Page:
Browse Prior Art Database

INSTANTANEOUS FLUSH OF MAC ADDRESS TABLE FOR MANY VLANS

IP.com Disclosure Number: IPCOM000223661D
Publication Date: 2012-Nov-21
Document File: 4 page(s) / 97K

Publishing Venue

The IP.com Prior Art Database

Related People

Luh-Luh Ting: AUTHOR [+3]

Abstract

A level of indirection and logic is provided to group virtual local area networks (VLANs) together so that a topology change results in fast flushing of the media access control (MAC) address tables of those VLANs. A flush can be performed with a single write to the switch ASIC MAC Lookup Table. This lightens the load on the CPU of the switch, freeing it to perform other tasks.

This text was extracted from a PDF file.
This is the abbreviated version, containing approximately 48% of the total text.

Page 01 of 4

INSTANTANEOUS FLUSH OF MAC ADDRESS TABLE FOR MANY VLANS

AUTHORS:

Luh-Luh Ting

Linda Cheng

Da-Yuan Tung

CISCO SYSTEMS, INC.

ABSTRACT

    A level of indirection and logic is provided to group virtual local area networks (VLANs) together so that a topology change results in fast flushing of the media access control (MAC) address tables of those VLANs. A flush can be performed with a single write to the switch ASIC MAC Lookup Table. This lightens the load on the CPU of the switch, freeing it to perform other tasks.

DETAILED DESCRIPTION

    In existing network devices, software is able to flush the Media Access Control (MAC) Address Table for any virtual local area network (VLAN) with a single write to the VLAN's epoch field. When it increments the epoch, it causes all the Layer 2 (L2) entries in the MAC lookup table to mismatch, which in turn causes the L2 source (src) lookups to be relearned and L2 destination lookups to flood. When entries are learned on the new topology they are populated into the MAC lookup table with the incremented epoch. The use of epochs helps convergence time when topology changes on a VLAN. In particular, this feature helps convergence time on Resilient Ethernet Protocol (REP) and STP, loop detection protocols. Because REP supports VLAN load balancing, when a link fails, only the VLANs supported on that link need flooding, flushing, and relearning on that ring. Customers have complained that convergence is slow when using VLAN load balancing.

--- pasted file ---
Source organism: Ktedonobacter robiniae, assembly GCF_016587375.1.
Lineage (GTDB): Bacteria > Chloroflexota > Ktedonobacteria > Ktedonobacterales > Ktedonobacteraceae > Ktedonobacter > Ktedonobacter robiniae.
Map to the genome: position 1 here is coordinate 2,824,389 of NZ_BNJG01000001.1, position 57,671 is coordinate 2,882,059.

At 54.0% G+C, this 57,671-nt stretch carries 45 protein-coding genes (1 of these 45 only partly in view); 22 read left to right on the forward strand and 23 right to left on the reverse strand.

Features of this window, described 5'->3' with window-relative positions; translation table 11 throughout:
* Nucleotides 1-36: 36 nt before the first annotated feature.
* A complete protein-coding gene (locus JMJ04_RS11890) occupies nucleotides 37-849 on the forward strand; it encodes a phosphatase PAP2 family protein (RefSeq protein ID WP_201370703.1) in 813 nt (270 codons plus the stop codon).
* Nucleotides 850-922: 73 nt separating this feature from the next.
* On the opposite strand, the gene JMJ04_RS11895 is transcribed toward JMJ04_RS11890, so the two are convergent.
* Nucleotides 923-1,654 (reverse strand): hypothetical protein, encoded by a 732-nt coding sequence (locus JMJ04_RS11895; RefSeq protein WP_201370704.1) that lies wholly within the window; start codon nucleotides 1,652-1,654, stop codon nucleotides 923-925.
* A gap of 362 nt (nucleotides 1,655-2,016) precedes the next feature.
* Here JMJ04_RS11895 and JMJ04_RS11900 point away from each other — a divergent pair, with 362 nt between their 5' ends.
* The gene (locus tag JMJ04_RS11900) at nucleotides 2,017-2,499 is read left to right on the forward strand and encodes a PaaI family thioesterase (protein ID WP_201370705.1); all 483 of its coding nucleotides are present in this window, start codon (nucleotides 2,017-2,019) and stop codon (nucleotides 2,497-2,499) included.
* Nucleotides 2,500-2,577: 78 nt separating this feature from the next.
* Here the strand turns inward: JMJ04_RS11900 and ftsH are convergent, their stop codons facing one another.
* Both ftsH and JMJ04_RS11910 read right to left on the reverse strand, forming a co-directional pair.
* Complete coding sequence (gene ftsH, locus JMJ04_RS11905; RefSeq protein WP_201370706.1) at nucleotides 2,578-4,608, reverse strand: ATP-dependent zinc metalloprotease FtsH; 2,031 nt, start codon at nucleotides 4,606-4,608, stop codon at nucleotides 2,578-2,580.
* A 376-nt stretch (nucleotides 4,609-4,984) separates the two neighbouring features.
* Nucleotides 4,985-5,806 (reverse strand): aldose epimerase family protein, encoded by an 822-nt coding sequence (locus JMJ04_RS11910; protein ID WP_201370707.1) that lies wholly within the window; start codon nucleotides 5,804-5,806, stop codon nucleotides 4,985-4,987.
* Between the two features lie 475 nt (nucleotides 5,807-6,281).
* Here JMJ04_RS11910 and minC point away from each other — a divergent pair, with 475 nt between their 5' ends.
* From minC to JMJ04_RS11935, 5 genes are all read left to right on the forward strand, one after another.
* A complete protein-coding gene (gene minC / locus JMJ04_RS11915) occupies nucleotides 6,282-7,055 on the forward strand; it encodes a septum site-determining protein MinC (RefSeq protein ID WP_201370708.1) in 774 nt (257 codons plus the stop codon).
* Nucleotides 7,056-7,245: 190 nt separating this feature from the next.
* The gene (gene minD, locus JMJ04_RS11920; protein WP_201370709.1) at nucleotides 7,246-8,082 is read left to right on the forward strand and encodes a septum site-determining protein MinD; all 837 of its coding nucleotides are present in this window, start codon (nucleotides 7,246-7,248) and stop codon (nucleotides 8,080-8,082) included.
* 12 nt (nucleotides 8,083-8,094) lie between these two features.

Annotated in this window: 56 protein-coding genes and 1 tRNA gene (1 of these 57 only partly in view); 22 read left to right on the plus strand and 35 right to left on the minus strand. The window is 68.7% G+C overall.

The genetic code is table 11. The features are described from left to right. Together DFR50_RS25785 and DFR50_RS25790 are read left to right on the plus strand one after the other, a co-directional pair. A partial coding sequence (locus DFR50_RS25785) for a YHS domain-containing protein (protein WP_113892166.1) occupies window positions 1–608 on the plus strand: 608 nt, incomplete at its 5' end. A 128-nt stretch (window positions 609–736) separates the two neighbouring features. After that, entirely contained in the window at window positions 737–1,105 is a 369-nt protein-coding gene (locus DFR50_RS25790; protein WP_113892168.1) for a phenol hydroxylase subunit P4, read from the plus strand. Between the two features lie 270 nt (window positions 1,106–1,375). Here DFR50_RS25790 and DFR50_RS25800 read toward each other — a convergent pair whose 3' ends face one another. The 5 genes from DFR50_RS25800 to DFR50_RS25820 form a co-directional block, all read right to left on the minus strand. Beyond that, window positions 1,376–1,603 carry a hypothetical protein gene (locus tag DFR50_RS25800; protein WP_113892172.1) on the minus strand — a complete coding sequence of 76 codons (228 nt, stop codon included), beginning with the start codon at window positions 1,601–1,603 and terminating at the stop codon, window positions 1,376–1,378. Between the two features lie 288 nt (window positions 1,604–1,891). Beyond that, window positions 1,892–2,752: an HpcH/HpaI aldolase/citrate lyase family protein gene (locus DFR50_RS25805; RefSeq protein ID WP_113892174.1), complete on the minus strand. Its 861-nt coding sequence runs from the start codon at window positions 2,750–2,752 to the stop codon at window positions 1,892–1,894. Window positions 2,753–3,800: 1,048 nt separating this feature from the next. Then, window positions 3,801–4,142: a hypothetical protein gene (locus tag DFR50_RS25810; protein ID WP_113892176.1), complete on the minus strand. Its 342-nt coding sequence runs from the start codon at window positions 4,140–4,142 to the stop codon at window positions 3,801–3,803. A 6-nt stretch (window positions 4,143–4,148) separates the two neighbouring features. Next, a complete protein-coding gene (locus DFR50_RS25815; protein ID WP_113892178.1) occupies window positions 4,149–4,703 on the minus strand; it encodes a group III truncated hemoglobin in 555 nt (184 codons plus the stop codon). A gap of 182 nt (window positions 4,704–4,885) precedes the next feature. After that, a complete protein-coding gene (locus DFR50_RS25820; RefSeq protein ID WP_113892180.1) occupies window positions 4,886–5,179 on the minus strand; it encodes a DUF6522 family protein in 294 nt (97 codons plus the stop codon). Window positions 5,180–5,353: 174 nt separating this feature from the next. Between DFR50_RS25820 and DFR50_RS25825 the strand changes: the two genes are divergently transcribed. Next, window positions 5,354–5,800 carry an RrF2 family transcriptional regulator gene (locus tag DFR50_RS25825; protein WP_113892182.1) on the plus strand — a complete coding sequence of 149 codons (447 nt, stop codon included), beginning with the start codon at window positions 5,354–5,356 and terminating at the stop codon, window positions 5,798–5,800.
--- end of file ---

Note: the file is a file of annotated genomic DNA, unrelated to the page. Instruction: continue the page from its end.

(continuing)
One solution is a write to a VLAN's epoch, which takes care of flushing all the entries for that one VLAN. However, software still needs to update the epoch for each

Copyright 2012 Cisco Systems, Inc. 1


Page 02 of 4

VLAN affected, which could be in the thousands. A proposed solution is to add an extension to the epoch field, called the vlanGroup. It provides a level of indirection that allows the flushing of sets of VLANs. Consider the network drawn in Figure 1 below. It is composed of two interconnecting REP segments, red and blue. When VLAN load balancing is enabled on switch SW1, it splits the traffic in two directions. The traffic for one set of VLANs is sent in one direction and the traffic for the other non-overlapping set of VLANs is sent in the other direction. Therefore VLANs 1-100 are sent from SW1 counter-clockwise and VLANs 101-200 are sent clockwise. The purposefully blocked ports at points A and B only block half the VLANs each. If there is a real cable fault affecting point A, that would affect VLANs 101-200 which use this link. The REP failover would result in point B unblocking for VLANS 101-200. The switches SW2, SW3 and SW4 must flush their MAC address tables for VLANS 101-200 and relearn addresses on those VLANs. Meanwhile flooding needs to occur. A fast way to do this would be to extend the concept of an epoch per VLAN to an epoch per VLAN group. In this example there is one group for VLANS 1-100 and another group for VLANS 101-200. A way to increment the...